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Swedish Meatballs

Everyone loves Swedish Meatballs and everybody’s Grandma makes them the “best”. If you want to recapture that part of your childhood or want to pass that down to your kids, this is the recipe for you.

Swedish Meatballs

Do you remember the first time you had really good Swedish meatballs? Maybe your mom or Grandma made them for you, or maybe you had them at a church potluck.

I remember mine.

It was at my great great aunt Sally’s farm outside of Turtle Lake, North Dakota. Even as a young child I remember thinking that food can’t taste better than this.

The exact recipe was never written down, so this recipe is a copy of Sally’s based off of information gathered from various family members that have either eaten the meatballs or as some claim, watched her make them.

Some said to use sliced bread, and some said breadcrumbs. More said bread slices, so that’s what I went with. Someone else said skim milk, but everyone else said whole milk. We use whole milk here. No SKIM allowed in this house.

One thing everyone agreed on was what kind of meat she used. Ground beef, ground pork, and ground veal. All in equal proportions and all finely ground. No coarse ground meat. Your meatballs won’t be as tender as you’ll want them to be.

I think we got these pretty close to my aunt Sally’s recipe and it was fun to reminisce with my family about Sally, the farm and the Swedish meatballs that make all others pale by comparison.

One more big positive about these meatballs is that your kids are going to love them. I have famously picky kids, and we go seven for seven every time we make them. Some other family favorites that are kid-tested and picky-kid-approved is our homemade chicken noodles soup, this meaty marinara, and my chicken alfredo lasagna.

Swedish meatballs are my favorite and my aunt Sally’s, (or nearly) won’t let you down. Make them for dinner tonight and start your own tradition that you can hand down to the next generation of cooks in your family.

Yield: 8 people

Swedish Meatballs

Swedish Meatballs

Everyone loves Swedish meatballs and everybody's Grandma makes them the "best". If you want recapture that part of your childhood or want to pass that down to your kids, this is the Swedish meatball recipe for you.

Prep Time 20 minutes
Cook Time 40 minutes
Total Time 1 hour



  • 1 pound ground beef
  • 1 pound ground veal, {can sub in extra pork and beef if you don't do veal}
  • 1 pound ground pork
  • 3 slices white bread
  • 3 large egg yolks
  • 1/2 cup milk
  • 2 teaspoons salt
  • 1 teaspoon onion powder
  • 1/4 teaspoon allspice
  • 1/4 teaspoon nutmeg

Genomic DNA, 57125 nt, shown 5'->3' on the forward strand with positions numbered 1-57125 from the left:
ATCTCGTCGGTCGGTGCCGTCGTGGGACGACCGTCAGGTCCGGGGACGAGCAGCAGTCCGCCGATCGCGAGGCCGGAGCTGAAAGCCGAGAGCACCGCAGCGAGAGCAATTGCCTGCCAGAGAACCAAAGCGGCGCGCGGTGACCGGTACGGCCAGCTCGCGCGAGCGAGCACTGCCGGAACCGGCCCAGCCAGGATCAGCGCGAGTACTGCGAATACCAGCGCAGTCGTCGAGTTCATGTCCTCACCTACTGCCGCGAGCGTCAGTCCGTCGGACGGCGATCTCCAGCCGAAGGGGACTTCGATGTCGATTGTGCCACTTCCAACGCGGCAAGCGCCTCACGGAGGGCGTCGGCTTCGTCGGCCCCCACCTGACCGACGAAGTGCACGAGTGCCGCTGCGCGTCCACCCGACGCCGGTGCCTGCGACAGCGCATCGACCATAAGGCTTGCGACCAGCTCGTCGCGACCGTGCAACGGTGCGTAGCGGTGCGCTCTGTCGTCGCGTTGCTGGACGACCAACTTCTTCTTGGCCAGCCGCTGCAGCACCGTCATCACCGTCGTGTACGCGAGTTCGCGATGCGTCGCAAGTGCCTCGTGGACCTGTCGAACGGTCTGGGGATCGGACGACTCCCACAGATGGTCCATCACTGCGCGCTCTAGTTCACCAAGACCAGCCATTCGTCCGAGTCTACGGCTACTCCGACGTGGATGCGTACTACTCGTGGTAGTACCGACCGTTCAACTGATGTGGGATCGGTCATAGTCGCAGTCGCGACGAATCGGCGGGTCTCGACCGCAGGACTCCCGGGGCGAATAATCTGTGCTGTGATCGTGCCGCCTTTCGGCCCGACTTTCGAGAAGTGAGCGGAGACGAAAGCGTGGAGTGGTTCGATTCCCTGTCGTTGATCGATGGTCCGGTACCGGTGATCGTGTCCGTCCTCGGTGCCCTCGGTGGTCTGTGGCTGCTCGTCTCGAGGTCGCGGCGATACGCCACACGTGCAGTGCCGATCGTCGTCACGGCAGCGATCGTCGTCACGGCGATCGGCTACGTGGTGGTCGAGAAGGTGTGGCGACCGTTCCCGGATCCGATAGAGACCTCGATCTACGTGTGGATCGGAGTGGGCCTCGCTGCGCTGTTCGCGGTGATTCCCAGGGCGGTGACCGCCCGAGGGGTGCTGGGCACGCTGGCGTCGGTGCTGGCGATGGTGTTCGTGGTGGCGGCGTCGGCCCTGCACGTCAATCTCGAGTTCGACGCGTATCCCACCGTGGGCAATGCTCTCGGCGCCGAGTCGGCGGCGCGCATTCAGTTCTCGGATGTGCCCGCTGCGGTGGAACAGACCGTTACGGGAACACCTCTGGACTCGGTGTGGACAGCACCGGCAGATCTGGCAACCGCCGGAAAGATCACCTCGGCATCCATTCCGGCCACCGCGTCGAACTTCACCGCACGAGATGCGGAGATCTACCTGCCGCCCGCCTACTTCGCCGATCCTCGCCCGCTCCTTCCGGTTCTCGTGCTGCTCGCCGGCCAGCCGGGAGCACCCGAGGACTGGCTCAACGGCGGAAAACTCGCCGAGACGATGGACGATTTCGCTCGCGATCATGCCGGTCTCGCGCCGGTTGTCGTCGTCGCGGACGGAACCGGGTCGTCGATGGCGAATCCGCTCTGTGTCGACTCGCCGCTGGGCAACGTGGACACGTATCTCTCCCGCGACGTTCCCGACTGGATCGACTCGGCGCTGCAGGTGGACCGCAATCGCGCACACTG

• 1/2 teaspoon black pepper


  • 4 cups beef broth
  • 1/2 cup heavy cream
  • 1/2 stick butter, {salted}
  • 3/4 cup flour


  1. Break the pieces of bread into small pieces, and place into a large mixing bowl along with the milk, egg yolks, salt, pepper, nutmeg, allspice, onion powder, black pepper, ground veal, and beef.
  2. Mix the ingredients by hand until they are well combined. Form into golf ball sized meatballs, and set aside. 
  3. Brown the meatballs in a large skillet over medium heat until all sides are browned. Remove from the pan and set aside.
  4. Reserving the rendered fat in the pan, add in the the butter. Once the butter is melted, whisk in the flour to make a roux, and reduce heat to low. Cook, stirring constantly, for 2-3 minutes.
  5. While continuously whisking, add in the beef broth and increase heat to medium. Stir frequently until the sauce thickens. 
  6. Whisk the cream into the sauce once it is thickened, and then add the meatballs back into the pan. Reduce heat to low and cover and simmer for 25-30 minutes.
  7. Serve over hot buttered egg noodles, or creamy garlic mashed potatoes.

Nutrition Information:

Amount Per Serving: Calories: 584Saturated Fat: 18gCholesterol: 233mgSodium: 1256mgCarbohydrates: 15gSugar: 1gProtein: 35g

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Jeremiah is Mr. Or Whatever You Do, and is finally joining the writing team here at the site after 7 long years of his wife telling him he'd be a great blogger. The time is finally here, folks. Buckle up. Many of the recipes on OrWhateverYouDo already have been developed, tested, and cooked by him – now hear what he has to say about the process and his thoughts behind the recipe as well!

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